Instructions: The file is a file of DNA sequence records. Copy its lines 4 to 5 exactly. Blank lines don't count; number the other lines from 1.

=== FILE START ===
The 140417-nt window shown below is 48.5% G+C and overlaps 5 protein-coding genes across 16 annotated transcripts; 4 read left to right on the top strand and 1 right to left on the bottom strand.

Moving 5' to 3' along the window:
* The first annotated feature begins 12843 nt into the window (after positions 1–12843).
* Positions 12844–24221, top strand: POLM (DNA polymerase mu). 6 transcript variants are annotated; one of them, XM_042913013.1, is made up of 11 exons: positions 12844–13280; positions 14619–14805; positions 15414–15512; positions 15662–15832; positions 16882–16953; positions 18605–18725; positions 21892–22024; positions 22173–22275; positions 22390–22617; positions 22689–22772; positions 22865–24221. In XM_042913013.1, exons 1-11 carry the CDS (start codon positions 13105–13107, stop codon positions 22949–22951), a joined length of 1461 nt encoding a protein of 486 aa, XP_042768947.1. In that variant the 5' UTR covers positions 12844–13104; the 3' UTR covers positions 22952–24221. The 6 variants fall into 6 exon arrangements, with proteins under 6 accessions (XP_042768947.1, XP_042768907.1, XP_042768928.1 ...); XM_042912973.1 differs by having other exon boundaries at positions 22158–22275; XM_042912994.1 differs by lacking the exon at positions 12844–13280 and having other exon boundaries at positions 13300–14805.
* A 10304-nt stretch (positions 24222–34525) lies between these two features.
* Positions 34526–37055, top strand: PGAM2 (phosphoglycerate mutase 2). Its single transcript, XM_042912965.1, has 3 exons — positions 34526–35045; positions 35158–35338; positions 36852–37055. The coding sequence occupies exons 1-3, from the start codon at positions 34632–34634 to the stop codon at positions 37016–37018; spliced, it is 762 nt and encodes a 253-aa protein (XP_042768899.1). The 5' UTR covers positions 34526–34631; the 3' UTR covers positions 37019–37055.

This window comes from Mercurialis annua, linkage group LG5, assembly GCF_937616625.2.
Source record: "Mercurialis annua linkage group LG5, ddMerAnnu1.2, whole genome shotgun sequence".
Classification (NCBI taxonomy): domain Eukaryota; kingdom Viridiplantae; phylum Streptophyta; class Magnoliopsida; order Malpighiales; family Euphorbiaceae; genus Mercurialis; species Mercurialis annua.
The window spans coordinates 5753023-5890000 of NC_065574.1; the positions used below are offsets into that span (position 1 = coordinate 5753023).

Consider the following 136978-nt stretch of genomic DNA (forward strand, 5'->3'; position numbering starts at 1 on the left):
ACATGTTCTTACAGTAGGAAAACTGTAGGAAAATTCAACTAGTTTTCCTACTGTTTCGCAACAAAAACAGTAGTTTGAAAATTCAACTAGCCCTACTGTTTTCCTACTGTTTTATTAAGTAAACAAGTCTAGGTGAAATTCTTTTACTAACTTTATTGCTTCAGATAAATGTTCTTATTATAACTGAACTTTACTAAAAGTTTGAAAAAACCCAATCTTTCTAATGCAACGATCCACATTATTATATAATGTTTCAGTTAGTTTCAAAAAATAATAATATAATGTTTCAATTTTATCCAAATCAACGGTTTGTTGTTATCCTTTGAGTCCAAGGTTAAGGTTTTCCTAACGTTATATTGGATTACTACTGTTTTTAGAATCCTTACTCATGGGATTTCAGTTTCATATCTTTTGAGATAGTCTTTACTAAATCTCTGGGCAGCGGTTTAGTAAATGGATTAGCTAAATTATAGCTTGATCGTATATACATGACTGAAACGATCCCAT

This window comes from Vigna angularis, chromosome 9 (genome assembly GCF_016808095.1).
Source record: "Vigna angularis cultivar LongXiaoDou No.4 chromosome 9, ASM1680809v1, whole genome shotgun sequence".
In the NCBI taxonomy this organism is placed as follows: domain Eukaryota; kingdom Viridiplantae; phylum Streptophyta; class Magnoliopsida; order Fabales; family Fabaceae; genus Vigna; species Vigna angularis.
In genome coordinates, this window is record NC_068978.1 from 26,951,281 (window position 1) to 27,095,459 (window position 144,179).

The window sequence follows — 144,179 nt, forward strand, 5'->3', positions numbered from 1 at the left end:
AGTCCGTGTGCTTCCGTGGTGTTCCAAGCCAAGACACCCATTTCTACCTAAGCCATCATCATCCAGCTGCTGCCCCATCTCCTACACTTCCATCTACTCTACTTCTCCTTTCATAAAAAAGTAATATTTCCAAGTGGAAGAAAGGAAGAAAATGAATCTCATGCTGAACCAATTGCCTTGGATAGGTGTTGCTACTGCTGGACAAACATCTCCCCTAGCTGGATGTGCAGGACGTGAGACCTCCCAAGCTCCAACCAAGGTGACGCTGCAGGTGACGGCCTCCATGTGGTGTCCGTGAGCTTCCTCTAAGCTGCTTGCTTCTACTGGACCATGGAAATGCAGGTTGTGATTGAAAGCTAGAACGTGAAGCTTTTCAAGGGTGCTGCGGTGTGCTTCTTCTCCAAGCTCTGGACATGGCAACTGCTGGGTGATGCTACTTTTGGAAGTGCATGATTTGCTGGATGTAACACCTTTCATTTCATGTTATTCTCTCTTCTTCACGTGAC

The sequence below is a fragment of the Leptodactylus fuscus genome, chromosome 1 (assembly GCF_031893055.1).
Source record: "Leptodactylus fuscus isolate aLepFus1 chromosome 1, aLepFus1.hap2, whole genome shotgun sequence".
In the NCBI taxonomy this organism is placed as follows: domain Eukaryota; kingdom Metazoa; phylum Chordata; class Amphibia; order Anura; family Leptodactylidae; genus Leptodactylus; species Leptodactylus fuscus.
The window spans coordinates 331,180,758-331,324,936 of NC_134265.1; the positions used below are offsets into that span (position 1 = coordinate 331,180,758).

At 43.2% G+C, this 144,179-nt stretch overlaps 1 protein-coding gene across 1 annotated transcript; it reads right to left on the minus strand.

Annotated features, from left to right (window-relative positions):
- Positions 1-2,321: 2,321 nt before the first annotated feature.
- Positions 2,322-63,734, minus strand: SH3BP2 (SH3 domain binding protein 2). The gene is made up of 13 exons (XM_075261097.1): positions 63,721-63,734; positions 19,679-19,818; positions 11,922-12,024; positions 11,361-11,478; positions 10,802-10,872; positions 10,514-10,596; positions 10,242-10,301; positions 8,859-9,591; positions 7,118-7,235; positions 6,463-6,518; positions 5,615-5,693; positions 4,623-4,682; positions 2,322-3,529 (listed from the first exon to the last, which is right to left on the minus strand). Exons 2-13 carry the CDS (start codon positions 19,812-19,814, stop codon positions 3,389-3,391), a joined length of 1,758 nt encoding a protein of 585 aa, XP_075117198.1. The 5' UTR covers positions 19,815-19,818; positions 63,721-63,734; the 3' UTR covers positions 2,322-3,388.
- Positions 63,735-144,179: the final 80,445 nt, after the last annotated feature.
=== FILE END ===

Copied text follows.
* Positions 12844–24221, top strand: POLM (DNA polymerase mu). 6 transcript variants are annotated; one of them, XM_042913013.1, is made up of 11 exons: positions 12844–13280; positions 14619–14805; positions 15414–15512; positions 15662–15832; positions 16882–16953; positions 18605–18725; positions 21892–22024; positions 22173–22275; positions 22390–22617; positions 22689–22772; positions 22865–24221. In XM_042913013.1, exons 1-11 carry the CDS (start codon positions 13105–13107, stop codon positions 22949–22951), a joined length of 1461 nt encoding a protein of 486 aa, XP_042768947.1. In that variant the 5' UTR covers positions 12844–13104; the 3' UTR covers positions 22952–24221. The 6 variants fall into 6 exon arrangements, with proteins under 6 accessions (XP_042768947.1, XP_042768907.1, XP_042768928.1 ...); XM_042912973.1 differs by having other exon boundaries at positions 22158–22275; XM_042912994.1 differs by lacking the exon at positions 12844–13280 and having other exon boundaries at positions 13300–14805.
* A 10304-nt stretch (positions 24222–34525) lies between these two features.